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Posted: April 18, 2012, 7:43 AM
The causes of alcoholism vary with the individual. Some are driven to drink by psychological traumas in their life or from overwhelming stress at home or at work. Some are encouraged to drink from a tolerant atmosphere, whether it's frat house parties or drinks at a social club. Some alcoholics have a biological proclivity to drink, determined solely by genetic factors. And many alcoholics embody a combination of these factors, any or all of which may lead to the first stage of the condition.
The first stage arises when the alcoholic starts drinking in circumstances other than social settings: as a means of relieving stress, for example, or to calm nerves before an important meeting. It also entails a significant increase in the amount of alcohol consumed, along with an increase in tolerance to alcohol. In many cases, the alcoholic's ability to imbibe becomes a source of pride, accompanied by boasting and active searching for drinking opportunities.
The second stage of alcoholism is marked by an increased need to drink. Alcoholic beverages appear earlier and earlier in the day, and raised tolerance levels mean that the alcoholic consumes liquor out of increasing dependence rather than just a need to relieve tension. Signs of guilt may arise as well, marked by efforts to stop drinking. The increase in alcohol consumed translates to increased physical effects during the second stage, including blackouts, hangovers and occasional loss of control over one's drinking.
Stage three shows the first real signs that the alcoholic has lost control of his drinking. One drink turns to many with distressing ease, and the alcoholic begins adopting evasive behavior such as drinking in secret and inventing elaborate lies to cover it up. Drinking also starts to spill over into work and home life, as previous important commitments fall by the wayside. In many cases, the alcoholic's physical appearance begins to deteriorate as well.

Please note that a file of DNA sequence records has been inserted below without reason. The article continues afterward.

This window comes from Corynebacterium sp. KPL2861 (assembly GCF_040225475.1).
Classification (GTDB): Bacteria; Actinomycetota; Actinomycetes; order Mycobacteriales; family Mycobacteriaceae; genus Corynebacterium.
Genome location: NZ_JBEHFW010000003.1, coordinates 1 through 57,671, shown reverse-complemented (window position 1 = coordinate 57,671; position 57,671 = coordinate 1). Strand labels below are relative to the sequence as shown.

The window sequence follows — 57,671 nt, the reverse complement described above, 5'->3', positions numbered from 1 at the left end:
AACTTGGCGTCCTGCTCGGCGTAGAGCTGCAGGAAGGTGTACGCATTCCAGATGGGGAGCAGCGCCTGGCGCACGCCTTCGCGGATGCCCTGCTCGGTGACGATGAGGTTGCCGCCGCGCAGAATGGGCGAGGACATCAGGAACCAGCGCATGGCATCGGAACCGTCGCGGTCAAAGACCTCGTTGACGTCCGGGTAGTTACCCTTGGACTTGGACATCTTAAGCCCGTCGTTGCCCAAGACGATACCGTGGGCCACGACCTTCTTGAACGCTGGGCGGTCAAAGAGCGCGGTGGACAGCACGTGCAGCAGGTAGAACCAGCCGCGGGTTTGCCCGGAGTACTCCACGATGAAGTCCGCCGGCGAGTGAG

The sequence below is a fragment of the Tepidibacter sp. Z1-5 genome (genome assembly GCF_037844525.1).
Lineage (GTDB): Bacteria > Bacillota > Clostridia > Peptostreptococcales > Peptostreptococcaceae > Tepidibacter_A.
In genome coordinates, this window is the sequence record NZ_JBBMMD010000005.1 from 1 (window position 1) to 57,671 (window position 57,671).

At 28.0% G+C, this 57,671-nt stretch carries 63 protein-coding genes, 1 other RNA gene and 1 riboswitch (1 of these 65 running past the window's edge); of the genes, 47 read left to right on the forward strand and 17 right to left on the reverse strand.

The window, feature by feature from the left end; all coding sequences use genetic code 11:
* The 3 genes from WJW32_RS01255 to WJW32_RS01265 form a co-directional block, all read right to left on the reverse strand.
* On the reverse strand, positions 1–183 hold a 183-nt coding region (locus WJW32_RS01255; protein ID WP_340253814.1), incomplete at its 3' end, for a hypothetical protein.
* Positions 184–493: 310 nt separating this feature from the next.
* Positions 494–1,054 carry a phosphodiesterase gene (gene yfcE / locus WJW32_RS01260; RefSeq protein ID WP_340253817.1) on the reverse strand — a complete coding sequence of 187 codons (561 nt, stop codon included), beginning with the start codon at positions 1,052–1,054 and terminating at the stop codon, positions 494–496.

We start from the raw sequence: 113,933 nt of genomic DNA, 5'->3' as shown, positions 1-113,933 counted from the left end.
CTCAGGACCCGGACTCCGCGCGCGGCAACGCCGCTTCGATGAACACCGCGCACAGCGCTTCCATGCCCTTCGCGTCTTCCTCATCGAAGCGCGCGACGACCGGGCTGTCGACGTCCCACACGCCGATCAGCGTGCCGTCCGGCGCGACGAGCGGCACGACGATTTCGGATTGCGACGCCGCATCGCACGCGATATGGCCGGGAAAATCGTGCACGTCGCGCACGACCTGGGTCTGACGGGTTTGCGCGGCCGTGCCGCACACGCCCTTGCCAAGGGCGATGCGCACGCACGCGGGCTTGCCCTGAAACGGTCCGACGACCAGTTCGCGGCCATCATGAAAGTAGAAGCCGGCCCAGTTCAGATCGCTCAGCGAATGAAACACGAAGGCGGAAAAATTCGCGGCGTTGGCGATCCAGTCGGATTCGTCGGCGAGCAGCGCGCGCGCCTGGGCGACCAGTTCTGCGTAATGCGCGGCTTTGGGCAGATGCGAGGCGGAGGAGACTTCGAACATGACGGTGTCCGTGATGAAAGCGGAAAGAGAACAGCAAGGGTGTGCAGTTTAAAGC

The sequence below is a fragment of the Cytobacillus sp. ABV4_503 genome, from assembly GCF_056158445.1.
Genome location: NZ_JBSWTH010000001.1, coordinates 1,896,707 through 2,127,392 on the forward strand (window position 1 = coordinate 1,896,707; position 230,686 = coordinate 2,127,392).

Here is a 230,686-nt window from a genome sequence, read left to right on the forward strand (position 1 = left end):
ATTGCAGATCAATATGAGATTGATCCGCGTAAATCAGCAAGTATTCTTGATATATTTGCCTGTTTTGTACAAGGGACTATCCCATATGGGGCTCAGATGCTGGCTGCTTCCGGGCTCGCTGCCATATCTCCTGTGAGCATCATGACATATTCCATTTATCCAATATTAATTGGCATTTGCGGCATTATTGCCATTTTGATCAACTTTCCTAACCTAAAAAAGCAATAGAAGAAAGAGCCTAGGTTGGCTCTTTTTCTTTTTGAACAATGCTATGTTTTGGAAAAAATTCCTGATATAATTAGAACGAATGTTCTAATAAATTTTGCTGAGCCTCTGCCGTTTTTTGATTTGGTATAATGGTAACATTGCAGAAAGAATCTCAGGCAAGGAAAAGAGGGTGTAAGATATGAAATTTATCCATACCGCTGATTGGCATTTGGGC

By the time the alcoholic reaches the fourth stage of alcoholism, he can no longer control his drinking at all. He often goes on lengthy drinking sprees lasting for days, which usually precludes the ability to hold down any kind of a job. Physical symptoms such as shakiness and hallucinations may appear, and drinking becomes an all-consuming obsession dominating the alcoholic's life.
Thank God for what you have. Trust God for what you need
Posted: April 18, 2012, 12:07 PM
This is awesome, gosh, I can relate to all of them.
And it didn't take long at all for me to go from Stage 2 to Stage 4. I was just up last night at the jail sharing my story and looking back, it was only a matter of a few years where I progressed from Stage 2 to Stage 4. Where I would wake up at 6:30am and get the kids dressed for school & get ready for work and probably still had a blood alcohol level of .4 or so. When I hit Stage 4, there was always alcohol in my system.
I remember, the overwhelming desire to quit drinking but not being able to, I hope I never forget how bad it was, how the obsession & compulsion held me prisoner for so many years. I am so very grateful that I have been freed from the bondage of alcohol & self today.
Great post, Marie. Thank you.
Happiness is not in the bottom of a pill bottle. It's inside you.
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